Tags: payroll | tax | cut | economy

Study: End of Payroll Tax Cut Hurt Economy More than Expected

Wednesday, 30 Jan 2013 12:25 PM

By Michael Kling

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New research shows that workers spent more of the payroll tax cut than expected — even more then they had planned to — thereby boosting the economy more than thought.

The bad news is that absence of the tax cut may hurt the economy more than expected.

Experts often debate if a lump sum, one-time tax rebate or small tax cuts spread out over time prompt workers to spend more and therefore stimulate the economy more.

Editor's Note: This Wasn’t an Accident — Experts Testify on Financial Meltdown

The study by economists at the Federal Reserve Bank of New York found that tax cuts spread over time lead consumers to spend more — even more than they want to.

The 2011 payroll tax cut that reduced the withholding rate for Social Security and Medicare from 6.2 percent to 4.2 percent for about 155 million workers ended in January.

While workers intended to spend 10 to 18 percent of their tax-cut income, they reported actually spending 28 to 43 percent of the funds, the research showed. Only 12 percent planned to spend it, but 35 percent ended up spending most of it.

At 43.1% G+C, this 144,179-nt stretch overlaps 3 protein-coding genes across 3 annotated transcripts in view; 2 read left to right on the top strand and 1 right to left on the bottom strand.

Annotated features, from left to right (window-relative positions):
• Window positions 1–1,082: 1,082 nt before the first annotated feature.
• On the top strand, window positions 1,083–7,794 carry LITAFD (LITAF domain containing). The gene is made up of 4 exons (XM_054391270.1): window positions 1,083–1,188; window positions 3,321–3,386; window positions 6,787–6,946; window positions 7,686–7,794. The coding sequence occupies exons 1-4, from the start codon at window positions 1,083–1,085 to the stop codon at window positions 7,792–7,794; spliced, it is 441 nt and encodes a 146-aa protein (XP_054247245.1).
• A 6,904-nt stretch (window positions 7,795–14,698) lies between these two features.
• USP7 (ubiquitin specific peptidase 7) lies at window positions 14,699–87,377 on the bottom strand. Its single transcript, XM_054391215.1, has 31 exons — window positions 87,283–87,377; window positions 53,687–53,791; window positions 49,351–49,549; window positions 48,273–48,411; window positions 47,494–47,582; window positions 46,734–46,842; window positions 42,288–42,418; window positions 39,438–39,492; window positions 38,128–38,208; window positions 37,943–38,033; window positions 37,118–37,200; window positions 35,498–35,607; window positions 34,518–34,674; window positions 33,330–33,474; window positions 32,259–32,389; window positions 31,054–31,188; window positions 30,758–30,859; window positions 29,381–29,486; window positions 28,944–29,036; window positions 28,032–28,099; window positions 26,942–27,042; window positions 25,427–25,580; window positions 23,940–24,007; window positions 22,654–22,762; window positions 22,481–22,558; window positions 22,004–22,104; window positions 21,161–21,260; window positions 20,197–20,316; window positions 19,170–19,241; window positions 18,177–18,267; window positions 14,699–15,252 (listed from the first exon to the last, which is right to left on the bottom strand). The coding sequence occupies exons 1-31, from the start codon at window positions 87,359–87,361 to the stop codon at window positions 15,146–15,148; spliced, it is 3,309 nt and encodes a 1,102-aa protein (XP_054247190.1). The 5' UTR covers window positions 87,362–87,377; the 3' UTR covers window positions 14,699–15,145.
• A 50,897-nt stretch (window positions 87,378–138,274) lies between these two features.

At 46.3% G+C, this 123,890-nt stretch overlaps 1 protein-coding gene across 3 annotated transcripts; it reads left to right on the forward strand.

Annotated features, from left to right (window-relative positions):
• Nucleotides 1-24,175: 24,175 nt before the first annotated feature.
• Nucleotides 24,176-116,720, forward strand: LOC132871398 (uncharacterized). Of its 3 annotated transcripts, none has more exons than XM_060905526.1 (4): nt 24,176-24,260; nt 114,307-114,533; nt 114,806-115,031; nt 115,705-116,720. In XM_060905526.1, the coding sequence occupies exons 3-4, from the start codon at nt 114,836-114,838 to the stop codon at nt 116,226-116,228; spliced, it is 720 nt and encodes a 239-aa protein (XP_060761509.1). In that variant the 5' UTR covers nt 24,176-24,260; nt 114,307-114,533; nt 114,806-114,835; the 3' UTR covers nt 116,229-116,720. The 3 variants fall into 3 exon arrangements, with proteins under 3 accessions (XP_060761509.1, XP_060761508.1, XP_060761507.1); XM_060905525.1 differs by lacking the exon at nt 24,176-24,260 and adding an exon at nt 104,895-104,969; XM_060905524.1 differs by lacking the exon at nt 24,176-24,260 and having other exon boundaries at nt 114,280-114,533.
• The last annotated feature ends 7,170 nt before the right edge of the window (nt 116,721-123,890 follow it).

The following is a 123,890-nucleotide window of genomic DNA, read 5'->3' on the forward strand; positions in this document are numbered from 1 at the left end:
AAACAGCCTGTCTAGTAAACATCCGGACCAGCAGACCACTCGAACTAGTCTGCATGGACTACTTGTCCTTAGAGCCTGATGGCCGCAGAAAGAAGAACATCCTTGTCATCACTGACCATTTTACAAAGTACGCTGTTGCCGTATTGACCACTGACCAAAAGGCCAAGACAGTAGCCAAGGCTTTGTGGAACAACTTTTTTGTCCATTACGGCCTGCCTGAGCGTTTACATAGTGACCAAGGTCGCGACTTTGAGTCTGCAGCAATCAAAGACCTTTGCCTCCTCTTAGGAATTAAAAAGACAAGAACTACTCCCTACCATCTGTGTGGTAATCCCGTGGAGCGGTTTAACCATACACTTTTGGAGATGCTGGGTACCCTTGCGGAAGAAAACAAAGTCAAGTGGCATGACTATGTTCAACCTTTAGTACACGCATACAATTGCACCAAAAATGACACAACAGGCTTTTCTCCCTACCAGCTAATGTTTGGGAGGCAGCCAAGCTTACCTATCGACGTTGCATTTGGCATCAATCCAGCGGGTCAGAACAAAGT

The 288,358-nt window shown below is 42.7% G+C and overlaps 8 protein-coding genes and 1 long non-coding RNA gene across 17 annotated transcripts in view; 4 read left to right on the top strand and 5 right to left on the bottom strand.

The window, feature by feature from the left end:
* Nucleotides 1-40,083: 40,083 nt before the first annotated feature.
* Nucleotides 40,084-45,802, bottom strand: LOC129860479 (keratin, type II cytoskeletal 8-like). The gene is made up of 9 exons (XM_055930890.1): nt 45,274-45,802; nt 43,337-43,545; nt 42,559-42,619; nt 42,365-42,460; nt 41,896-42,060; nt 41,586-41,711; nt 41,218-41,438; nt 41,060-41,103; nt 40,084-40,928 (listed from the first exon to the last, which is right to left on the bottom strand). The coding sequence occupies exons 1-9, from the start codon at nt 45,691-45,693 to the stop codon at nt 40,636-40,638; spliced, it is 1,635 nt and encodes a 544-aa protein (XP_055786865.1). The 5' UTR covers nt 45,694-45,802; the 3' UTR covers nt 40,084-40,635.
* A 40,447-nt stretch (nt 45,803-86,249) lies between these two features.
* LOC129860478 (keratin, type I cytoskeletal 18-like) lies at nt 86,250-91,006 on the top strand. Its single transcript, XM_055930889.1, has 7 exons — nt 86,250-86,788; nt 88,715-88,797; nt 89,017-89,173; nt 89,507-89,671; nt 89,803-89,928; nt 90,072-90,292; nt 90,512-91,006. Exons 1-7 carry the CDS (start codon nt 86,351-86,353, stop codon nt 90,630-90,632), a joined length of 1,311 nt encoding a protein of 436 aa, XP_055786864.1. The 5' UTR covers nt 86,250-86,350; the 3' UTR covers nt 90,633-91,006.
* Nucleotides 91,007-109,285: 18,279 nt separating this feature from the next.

Why the difference between intentions and actions?

The researchers point to what they call "mental accounting." When ask what they would to with the extra income in early 2011, workers viewed the additional income as single large amount. But they received it in relatively small amounts in every paycheck, so came to view it as extra income.

The end of the payroll tax cut may be a major reason for the sudden drop in the consumer confidence in January, which fell to its lowest level since November 2011.

The study shows that tax cuts like the payroll tax holiday have more impact than previously thought, notes Howard Gleckman of the Urban-Brookings Tax Policy Center.

"Even the authors seem somewhat baffled about why people consumed so much," he writes for the center. "Much economic theory argues they should have saved or used it to pay down debt."

Editor's Note:
This Wasn’t an Accident — Experts Testify on Financial Meltdown

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